Legislature juggling budget crisis with immigration, election reforms 

Statehouse leaders sing chorus of looming "pain"

The recession is over. Get ready to suffer. Declining revenues have forced the state to cut $2 billion from its budget over the last few years. This year, budget writers will have an additional $428 million to play with, but they'll need all of that windfall and more to cover rising education and healthcare costs. It would appear that, much like the worst ultimate fighting beat-down, the real pain comes the morning after the fight.

Nearly half a billion dollars in new money is good news. But there's approximately $829 million worth of unfunded liabilities, including expiring federal stimulus aid, rising Medicaid costs, and state agencies that can't provide necessary services after years of crippling budget cuts.

It means the Statehouse will have to come up with another $400 million in cuts. Regardless, Senate Finance Committee Chairman Hugh Leatherman (R-Florence) is drawing a line in the sand. "There's going to be a lot of pain before we get through this year," he says. "Will there be tax increases? Absolutely not."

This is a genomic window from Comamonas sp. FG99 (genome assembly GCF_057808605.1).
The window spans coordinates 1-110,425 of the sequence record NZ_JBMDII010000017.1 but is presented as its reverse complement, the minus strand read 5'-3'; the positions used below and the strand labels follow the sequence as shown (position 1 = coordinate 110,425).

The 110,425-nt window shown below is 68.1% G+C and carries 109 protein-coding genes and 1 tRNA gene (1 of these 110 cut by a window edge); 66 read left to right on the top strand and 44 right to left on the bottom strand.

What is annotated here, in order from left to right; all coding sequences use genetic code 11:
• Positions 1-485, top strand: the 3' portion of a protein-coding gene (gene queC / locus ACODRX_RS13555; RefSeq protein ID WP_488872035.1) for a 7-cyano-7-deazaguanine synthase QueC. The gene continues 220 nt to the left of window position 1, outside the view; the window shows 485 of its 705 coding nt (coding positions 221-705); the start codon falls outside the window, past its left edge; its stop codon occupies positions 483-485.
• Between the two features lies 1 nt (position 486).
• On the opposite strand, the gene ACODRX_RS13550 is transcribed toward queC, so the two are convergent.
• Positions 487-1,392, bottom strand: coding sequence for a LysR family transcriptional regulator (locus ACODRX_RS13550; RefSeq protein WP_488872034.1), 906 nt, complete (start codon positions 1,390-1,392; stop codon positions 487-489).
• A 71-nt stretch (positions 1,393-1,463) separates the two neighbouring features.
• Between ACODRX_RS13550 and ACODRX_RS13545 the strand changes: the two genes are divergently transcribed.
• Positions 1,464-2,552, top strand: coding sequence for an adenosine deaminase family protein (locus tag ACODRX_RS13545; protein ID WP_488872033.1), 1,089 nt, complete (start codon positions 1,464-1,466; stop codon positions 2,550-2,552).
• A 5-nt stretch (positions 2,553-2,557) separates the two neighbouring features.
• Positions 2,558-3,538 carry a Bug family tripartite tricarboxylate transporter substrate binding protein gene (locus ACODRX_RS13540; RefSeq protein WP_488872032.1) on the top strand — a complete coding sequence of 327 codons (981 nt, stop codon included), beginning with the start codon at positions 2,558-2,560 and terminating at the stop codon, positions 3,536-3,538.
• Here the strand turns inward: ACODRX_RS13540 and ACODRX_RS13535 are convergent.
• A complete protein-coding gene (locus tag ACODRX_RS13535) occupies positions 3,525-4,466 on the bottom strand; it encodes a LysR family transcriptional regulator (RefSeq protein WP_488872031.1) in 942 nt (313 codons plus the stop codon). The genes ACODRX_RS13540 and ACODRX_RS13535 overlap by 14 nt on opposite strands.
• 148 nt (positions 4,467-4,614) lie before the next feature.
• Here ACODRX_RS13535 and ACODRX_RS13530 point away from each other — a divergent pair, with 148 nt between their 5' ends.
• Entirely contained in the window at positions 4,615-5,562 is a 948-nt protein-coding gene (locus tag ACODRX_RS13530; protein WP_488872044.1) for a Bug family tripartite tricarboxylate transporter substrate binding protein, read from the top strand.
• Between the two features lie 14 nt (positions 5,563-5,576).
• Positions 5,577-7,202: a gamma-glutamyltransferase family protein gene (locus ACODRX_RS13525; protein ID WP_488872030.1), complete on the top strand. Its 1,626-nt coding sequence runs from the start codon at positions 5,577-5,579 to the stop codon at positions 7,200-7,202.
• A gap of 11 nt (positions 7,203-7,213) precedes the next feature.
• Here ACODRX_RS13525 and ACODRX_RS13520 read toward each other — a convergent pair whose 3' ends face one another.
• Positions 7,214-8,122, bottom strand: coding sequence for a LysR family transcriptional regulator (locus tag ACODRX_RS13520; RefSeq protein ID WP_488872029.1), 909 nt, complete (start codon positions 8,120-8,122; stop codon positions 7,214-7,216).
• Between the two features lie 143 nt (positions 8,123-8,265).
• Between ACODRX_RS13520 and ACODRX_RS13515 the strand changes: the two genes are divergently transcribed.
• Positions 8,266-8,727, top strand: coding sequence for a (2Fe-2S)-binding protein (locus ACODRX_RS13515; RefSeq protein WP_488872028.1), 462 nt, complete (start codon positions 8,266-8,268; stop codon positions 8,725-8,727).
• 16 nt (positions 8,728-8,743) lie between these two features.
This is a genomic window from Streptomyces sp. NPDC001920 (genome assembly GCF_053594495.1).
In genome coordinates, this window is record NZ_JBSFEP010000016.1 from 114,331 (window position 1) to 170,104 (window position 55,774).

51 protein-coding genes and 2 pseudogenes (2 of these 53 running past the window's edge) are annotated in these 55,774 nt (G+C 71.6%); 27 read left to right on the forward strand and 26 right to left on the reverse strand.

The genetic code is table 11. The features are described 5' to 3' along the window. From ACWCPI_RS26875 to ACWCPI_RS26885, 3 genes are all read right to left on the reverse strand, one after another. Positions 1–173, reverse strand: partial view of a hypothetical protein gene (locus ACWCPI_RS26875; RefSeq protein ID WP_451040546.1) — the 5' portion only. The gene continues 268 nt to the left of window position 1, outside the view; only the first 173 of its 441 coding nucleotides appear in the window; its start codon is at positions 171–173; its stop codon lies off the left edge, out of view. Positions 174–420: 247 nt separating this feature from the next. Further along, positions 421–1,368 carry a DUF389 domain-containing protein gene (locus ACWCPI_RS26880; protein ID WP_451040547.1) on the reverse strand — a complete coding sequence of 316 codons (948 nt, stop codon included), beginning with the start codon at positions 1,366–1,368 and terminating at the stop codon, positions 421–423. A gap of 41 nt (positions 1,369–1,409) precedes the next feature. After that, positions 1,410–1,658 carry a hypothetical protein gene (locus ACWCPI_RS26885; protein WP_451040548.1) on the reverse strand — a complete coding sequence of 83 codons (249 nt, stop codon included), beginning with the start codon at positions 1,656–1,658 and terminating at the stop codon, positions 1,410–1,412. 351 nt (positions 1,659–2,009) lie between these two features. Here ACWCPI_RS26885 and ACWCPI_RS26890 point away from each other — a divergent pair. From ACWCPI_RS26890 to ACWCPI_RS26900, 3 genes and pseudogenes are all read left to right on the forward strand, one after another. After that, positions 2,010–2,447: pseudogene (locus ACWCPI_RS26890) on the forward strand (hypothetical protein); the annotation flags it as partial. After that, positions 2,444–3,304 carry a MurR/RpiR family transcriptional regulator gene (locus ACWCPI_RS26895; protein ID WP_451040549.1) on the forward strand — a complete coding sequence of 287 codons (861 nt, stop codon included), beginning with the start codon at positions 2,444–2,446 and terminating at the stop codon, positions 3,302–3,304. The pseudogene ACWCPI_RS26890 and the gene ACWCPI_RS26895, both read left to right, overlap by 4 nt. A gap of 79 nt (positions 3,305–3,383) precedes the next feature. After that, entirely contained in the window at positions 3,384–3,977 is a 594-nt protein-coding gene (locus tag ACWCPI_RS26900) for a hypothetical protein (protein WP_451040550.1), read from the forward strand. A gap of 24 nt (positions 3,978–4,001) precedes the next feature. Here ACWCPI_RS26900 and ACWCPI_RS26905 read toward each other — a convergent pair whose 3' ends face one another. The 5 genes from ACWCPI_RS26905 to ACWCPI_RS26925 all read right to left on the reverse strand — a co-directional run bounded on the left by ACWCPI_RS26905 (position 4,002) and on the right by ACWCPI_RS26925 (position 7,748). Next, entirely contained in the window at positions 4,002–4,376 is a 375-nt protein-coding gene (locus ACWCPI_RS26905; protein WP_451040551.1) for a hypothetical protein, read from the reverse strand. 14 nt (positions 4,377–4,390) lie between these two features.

Leatherman's not the only one predicting bruising news for state agencies. "There will be pain to go around," says House Majority Leader Kenny Bingham (R-Richland). Asked what agency will be the first cut in another year of tough cuts, Senate Majority Leader Harvey Peeler (R-Cherokee) said the question is what agency will be the last to be cut. "I'm afraid this year, all agencies will feel the pain."

Two years ago, the legislature was pitching a systemic shift in the tax structure, specifically targeting a host of exemptions, including everything from packaging twine to newspapers to automobiles. The state launched a Tax Realignment Commission that gave its final assessment last month, including recommendations to put new taxes on groceries and utilities. But don't worry. As with most any tough decision in Columbia, it's going nowhere. "I haven't seen anything in there that anyone is interested in introducing," says House Ways and Means Committee Chairman Dan Cooper (R-Anderson).

Democrats have pounced. "There were those of us who said that report would end up on the shelf gathering dust," says Rep. Gilda Cobb-Hunter. "It was a way to kick the can down the road." A member of the Ways and Means, Cobb-Hunter will introduce a bill this year taking an arbitrary cap off the tax on car purchases. "The public is so far ahead of us on this issue of tax increases and revenues," she says.

Legislators are talking a lot about reshuffling state agencies, but it will essentially involve throwing a few secretary desks and agency letterhead overboard this leaky ship. "You're not going to see a lot of dollars savings, but it would give them more efficiency," says Cooper.

As Charleston County students get an extended Martin Luther King Jr. holiday this weekend, courtesy of two furlough days for teachers this Thursday and Friday, Columbia appears ready for more breaks in 2011. Cooper is suggested a mandatory 10 furlough days for teachers next year. "I don't want to cut education," he says. "They used to ask Jesse James why he kept robbing banks — that's where the money is."